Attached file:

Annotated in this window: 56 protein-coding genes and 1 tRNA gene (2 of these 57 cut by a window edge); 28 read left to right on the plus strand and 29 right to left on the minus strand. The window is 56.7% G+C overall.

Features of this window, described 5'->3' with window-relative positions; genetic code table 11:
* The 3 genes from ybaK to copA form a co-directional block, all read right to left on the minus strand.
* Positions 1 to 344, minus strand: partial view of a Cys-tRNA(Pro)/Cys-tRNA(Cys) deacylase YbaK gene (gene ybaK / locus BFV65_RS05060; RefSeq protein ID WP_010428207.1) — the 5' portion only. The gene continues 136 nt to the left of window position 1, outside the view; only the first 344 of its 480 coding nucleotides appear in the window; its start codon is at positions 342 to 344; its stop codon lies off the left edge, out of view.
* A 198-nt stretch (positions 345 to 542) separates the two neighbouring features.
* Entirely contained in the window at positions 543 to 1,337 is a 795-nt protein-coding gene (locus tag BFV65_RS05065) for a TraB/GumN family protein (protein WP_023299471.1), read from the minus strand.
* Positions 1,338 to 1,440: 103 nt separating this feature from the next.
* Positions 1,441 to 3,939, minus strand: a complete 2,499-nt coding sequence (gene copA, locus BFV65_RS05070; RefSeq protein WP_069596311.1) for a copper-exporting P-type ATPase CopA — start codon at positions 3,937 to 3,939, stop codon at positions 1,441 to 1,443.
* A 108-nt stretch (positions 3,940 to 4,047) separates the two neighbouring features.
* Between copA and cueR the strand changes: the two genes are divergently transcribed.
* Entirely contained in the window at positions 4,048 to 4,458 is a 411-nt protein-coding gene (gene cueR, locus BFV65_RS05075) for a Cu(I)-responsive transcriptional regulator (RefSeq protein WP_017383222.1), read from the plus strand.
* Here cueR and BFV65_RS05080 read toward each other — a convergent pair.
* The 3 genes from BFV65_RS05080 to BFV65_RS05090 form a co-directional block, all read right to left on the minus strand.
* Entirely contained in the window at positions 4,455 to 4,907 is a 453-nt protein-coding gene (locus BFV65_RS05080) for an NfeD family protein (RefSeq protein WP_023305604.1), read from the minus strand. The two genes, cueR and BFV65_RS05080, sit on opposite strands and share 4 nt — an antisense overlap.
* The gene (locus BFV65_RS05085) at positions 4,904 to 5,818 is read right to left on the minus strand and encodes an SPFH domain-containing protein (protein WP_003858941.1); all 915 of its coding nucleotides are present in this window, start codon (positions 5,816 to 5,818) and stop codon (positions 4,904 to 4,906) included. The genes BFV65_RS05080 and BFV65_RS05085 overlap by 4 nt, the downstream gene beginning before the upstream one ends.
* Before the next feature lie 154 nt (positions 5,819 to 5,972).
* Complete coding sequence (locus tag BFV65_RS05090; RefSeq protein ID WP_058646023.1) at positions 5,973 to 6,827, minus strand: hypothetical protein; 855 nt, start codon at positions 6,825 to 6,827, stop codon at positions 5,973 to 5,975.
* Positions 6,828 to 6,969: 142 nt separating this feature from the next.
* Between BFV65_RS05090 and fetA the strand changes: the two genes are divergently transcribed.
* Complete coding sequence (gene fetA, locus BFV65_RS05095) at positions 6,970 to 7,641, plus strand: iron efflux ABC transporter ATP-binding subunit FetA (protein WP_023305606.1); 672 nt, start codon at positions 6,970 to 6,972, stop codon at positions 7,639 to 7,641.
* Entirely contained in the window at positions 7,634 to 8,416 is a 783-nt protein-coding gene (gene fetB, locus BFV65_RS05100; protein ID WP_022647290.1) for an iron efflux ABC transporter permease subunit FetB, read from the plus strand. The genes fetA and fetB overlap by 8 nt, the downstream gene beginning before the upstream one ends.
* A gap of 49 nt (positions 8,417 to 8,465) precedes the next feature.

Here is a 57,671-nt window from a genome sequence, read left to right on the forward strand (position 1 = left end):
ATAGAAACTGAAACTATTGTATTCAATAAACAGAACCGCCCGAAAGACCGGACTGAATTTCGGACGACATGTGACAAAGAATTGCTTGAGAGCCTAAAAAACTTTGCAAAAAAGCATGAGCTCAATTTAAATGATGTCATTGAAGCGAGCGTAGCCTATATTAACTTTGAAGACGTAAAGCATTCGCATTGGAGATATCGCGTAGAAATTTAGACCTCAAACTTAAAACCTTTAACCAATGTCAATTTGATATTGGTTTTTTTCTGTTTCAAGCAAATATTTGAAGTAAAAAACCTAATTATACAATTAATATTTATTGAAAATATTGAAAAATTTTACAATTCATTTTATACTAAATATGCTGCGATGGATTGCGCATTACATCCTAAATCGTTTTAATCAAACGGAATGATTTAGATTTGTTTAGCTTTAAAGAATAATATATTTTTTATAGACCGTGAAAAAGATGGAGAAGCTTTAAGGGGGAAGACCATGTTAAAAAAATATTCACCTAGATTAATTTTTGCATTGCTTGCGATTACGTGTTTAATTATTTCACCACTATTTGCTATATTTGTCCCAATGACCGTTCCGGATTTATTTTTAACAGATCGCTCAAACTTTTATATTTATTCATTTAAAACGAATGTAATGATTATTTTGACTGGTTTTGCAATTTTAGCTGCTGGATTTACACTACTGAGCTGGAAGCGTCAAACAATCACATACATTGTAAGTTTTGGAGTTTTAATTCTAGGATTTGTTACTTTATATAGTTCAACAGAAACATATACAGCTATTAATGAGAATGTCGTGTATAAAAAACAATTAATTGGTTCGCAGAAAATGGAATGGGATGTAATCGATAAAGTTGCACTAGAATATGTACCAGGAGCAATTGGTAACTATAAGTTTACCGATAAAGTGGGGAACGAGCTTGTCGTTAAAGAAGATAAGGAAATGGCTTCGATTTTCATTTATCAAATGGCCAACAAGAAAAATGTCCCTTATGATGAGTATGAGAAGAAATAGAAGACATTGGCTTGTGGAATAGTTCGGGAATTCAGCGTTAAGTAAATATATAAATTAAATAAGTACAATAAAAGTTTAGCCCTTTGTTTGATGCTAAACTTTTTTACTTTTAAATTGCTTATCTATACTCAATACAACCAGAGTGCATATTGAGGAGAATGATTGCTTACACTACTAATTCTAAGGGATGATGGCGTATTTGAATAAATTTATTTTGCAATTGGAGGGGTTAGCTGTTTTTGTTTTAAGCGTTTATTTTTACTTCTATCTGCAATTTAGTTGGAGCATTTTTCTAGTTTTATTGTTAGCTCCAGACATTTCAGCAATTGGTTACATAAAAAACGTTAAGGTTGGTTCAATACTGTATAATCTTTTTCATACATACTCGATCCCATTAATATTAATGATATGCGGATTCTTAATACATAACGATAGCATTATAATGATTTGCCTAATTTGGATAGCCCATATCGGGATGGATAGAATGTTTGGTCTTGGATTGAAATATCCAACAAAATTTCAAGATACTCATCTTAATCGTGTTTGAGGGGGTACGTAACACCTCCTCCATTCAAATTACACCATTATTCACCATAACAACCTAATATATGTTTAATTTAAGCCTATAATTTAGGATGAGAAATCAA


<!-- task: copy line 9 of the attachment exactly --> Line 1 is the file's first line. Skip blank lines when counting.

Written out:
* A 108-nt stretch (positions 3,940 to 4,047) separates the two neighbouring features.